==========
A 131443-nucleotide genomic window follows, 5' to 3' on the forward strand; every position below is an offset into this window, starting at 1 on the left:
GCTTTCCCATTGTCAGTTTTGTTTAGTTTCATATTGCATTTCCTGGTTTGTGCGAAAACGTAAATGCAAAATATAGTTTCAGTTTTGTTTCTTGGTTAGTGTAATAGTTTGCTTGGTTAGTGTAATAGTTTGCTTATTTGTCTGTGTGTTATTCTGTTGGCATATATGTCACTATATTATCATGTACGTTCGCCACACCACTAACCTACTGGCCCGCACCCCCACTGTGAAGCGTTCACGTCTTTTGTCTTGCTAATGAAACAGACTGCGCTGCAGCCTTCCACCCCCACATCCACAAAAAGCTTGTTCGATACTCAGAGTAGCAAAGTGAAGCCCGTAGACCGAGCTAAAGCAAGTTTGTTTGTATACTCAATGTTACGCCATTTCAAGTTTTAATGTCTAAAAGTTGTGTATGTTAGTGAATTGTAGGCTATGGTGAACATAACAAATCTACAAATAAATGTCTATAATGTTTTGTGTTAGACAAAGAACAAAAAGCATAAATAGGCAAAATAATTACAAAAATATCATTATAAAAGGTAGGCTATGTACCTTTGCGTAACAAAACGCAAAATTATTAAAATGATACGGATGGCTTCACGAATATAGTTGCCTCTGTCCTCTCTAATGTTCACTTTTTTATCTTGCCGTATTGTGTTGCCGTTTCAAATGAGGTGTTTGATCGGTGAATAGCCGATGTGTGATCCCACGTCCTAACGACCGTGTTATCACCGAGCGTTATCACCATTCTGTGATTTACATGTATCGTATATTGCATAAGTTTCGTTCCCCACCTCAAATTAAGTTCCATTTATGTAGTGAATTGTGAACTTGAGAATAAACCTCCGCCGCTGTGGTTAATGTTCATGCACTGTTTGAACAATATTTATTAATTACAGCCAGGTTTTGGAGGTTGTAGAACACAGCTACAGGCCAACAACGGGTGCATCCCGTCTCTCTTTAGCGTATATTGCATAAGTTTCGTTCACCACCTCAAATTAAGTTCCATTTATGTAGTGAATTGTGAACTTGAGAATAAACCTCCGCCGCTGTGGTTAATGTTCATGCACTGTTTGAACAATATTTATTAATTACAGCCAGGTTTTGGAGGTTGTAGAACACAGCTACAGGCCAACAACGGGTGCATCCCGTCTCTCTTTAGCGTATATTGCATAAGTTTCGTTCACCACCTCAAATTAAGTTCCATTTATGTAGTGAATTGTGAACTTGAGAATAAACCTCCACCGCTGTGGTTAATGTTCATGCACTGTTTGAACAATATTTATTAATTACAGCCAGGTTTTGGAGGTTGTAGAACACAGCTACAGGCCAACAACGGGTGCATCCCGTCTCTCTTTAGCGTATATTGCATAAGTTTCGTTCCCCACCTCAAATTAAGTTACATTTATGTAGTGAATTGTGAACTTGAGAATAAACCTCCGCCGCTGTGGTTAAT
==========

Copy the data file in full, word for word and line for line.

A 131443-nucleotide genomic window follows, 5' to 3' on the forward strand; every position below is an offset into this window, starting at 1 on the left:
GCTTTCCCATTGTCAGTTTTGTTTAGTTTCATATTGCATTTCCTGGTTTGTGCGAAAACGTAAATGCAAAATATAGTTTCAGTTTTGTTTCTTGGTTAGTGTAATAGTTTGCTTGGTTAGTGTAATAGTTTGCTTATTTGTCTGTGTGTTATTCTGTTGGCATATATGTCACTATATTATCATGTACGTTCGCCACACCACTAACCTACTGGCCCGCACCCCCACTGTGAAGCGTTCACGTCTTTTGTCTTGCTAATGAAACAGACTGCGCTGCAGCCTTCCACCCCCACATCCACAAAAAGCTTGTTCGATACTCAGAGTAGCAAAGTGAAGCCCGTAGACCGAGCTAAAGCAAGTTTGTTTGTATACTCAATGTTACGCCATTTCAAGTTTTAATGTCTAAAAGTTGTGTATGTTAGTGAATTGTAGGCTATGGTGAACATAACAAATCTACAAATAAATGTCTATAATGTTTTGTGTTAGACAAAGAACAAAAAGCATAAATAGGCAAAATAATTACAAAAATATCATTATAAAAGGTAGGCTATGTACCTTTGCGTAACAAAACGCAAAATTATTAAAATGATACGGATGGCTTCACGAATATAGTTGCCTCTGTCCTCTCTAATGTTCACTTTTTTATCTTGCCGTATTGTGTTGCCGTTTCAAATGAGGTGTTTGATCGGTGAATAGCCGATGTGTGATCCCACGTCCTAACGACCGTGTTATCACCGAGCGTTATCACCATTCTGTGATTTACATGTATCGTATATTGCATAAGTTTCGTTCCCCACCTCAAATTAAGTTCCATTTATGTAGTGAATTGTGAACTTGAGAATAAACCTCCGCCGCTGTGGTTAATGTTCATGCACTGTTTGAACAATATTTATTAATTACAGCCAGGTTTTGGAGGTTGTAGAACACAGCTACAGGCCAACAACGGGTGCATCCCGTCTCTCTTTAGCGTATATTGCATAAGTTTCGTTCACCACCTCAAATTAAGTTCCATTTATGTAGTGAATTGTGAACTTGAGAATAAACCTCCGCCGCTGTGGTTAATGTTCATGCACTGTTTGAACAATATTTATTAATTACAGCCAGGTTTTGGAGGTTGTAGAACACAGCTACAGGCCAACAACGGGTGCATCCCGTCTCTCTTTAGCGTATATTGCATAAGTTTCGTTCACCACCTCAAATTAAGTTCCATTTATGTAGTGAATTGTGAACTTGAGAATAAACCTCCACCGCTGTGGTTAATGTTCATGCACTGTTTGAACAATATTTATTAATTACAGCCAGGTTTTGGAGGTTGTAGAACACAGCTACAGGCCAACAACGGGTGCATCCCGTCTCTCTTTAGCGTATATTGCATAAGTTTCGTTCCCCACCTCAAATTAAGTTACATTTATGTAGTGAATTGTGAACTTGAGAATAAACCTCCGCCGCTGTGGTTAAT